An Estoppel Doctrine for Patented Standards – with Robert Merges
California Law Review, Vol. 97, No. 1, 2009
Abstract: Technical standards, such as interface protocols or file formats, are extremely important in the network industries that add so much value to the world economy today. Under some circumstances, the assertion of patent rights against established industry standards can seriously disrupt these network industries. We have in mind two particularly disruptive tactics: (1) the snake in the grass, whereby a patentee intentionally keeps a patent quiet while a standard is being designed or adopted, and then later, after the standard is entrenched, asserts the patent widely in an attempt to capitalize on its popularity; (2) the bait and switch ploy where a patentee encourages adoption by offering royalty-free use of standard-related patents, and then, after the standard has gone into widespread use, begins to enforce its patents against adopters of the standard. We propose to counteract these tactics with a simple solution: over time, adopters of a standard ought to build up a reliance interest in the standard. Under our approach – which we call standards estoppel – non-assertion of a patent right in the presence of widespread adoption should create immunity from patent infringement. The fundamental idea behind this doctrine is to prevent strategic assertions of patents that exploit the logic of network lock-in. As we explain, though this is a simple doctrine based on deeply held common law principles, various gaps in the current doctrinal structure make this a necessary addition to the contemporary legal arsenal. In particular, standards estoppel plugs some dangerous conceptual holes in current rules relating to laches, waiver, estoppel, implied licensing, and patent misuse/antitrust. With this modest addition to the doctrinal fabric, patent law can more effectively guard against the risk of illegitimate leverage, thus more effectively fostering innovation in network industries.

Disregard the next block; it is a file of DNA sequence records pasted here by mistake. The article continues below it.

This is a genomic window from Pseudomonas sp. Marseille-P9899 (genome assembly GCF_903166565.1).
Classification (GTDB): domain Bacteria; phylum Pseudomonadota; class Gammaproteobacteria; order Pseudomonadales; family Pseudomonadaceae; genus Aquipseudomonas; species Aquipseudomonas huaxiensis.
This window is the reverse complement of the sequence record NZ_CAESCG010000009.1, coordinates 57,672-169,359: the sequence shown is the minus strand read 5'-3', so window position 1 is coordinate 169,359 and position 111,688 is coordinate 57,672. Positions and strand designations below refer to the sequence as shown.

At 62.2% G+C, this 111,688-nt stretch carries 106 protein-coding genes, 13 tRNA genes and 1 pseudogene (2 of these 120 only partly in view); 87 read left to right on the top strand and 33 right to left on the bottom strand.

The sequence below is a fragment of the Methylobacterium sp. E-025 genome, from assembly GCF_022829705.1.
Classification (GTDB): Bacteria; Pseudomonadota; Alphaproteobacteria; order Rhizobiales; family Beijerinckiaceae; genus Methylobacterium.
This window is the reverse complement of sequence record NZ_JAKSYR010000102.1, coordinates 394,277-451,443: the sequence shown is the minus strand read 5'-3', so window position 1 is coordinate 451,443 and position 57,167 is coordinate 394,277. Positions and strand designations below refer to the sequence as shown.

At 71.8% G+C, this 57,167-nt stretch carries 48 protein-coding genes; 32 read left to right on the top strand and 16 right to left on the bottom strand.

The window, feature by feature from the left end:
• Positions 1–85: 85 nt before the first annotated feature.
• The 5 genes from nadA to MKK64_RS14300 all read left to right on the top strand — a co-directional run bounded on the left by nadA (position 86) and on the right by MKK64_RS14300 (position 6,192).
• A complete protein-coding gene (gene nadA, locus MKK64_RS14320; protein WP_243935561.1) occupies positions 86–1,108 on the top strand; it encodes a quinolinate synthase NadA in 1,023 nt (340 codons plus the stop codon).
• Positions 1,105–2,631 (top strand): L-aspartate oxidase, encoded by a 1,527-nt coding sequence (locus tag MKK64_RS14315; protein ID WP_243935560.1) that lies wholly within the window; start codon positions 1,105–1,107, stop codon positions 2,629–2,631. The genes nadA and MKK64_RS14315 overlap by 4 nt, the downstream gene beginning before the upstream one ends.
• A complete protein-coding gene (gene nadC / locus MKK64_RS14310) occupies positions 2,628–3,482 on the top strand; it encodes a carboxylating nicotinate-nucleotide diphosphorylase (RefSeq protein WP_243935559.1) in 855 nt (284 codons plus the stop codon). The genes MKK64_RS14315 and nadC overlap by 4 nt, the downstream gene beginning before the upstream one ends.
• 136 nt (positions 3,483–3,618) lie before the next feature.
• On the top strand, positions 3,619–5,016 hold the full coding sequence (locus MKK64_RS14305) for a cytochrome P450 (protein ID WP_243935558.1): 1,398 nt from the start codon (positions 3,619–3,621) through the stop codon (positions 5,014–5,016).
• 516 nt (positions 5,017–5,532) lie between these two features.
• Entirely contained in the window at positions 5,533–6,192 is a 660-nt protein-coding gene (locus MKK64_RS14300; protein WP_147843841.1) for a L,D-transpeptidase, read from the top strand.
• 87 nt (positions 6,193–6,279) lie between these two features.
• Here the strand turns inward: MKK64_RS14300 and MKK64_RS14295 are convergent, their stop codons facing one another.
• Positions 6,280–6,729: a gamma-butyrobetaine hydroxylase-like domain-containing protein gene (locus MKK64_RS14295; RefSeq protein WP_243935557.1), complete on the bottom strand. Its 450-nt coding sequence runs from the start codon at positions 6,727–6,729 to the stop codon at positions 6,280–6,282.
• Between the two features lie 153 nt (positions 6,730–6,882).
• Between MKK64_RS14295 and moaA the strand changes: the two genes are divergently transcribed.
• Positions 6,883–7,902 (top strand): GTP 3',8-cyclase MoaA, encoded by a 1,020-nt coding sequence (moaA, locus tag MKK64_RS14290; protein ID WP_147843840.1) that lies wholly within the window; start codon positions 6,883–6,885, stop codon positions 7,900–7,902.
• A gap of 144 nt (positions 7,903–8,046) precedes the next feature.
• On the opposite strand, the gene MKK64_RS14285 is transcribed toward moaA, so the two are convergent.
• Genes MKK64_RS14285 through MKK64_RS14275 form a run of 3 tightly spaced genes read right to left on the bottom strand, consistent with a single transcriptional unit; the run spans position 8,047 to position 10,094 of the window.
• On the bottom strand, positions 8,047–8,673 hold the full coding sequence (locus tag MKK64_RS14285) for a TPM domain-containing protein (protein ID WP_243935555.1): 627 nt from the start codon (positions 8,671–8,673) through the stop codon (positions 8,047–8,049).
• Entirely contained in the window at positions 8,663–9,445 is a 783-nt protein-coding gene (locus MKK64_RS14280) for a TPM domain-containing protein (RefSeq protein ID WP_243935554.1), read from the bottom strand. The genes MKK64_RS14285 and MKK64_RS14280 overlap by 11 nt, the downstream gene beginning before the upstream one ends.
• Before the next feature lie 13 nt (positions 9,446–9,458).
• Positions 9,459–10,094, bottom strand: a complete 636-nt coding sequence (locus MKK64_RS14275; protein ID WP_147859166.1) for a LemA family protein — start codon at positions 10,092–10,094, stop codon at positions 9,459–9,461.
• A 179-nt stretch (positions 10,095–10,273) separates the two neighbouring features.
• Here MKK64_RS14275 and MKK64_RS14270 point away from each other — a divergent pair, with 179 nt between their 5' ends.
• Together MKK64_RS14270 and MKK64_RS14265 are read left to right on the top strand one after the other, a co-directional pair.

Berkley Technology Law Journal, Vol. 22, No. 89, 2007
Abstract: Patentable subject matter historically constituted a significant bar to patentability. However, technological growth coupled with the expansion of patent law under the Federal Circuit has left patentable subject matter largely irrelevant for practical purposes. Although presenting easily surmountable drafting difficulties, subject matter has rarely presented a difficult hurdle to obtaining a patent in recent years. This changed with the Supreme Court’s grant of certiorari in Lab. Corp. v. Metabolite. Although certiorari was ultimately dismissed as improvidently granted, the Supreme Court’s renewed interest in patent law coupled with Justice Breyer’s dissent from dismissal suggests that the Court is ready to take a new look at subject matter doctrine. This Article analyzes the history of the subject matter doctrine and examines in detail the subject matter issues presented by modern technological developments. Ultimately the Article highlights a proposed test for patentabity in the biotechnology space and suggests a new formulation of the patentable subject matter doctrine to deal with patents on abstract technologies. New technology makes patentable subject matter more important, not less, but courts need new tools to enforce patent law efficiently for the latest technological advances.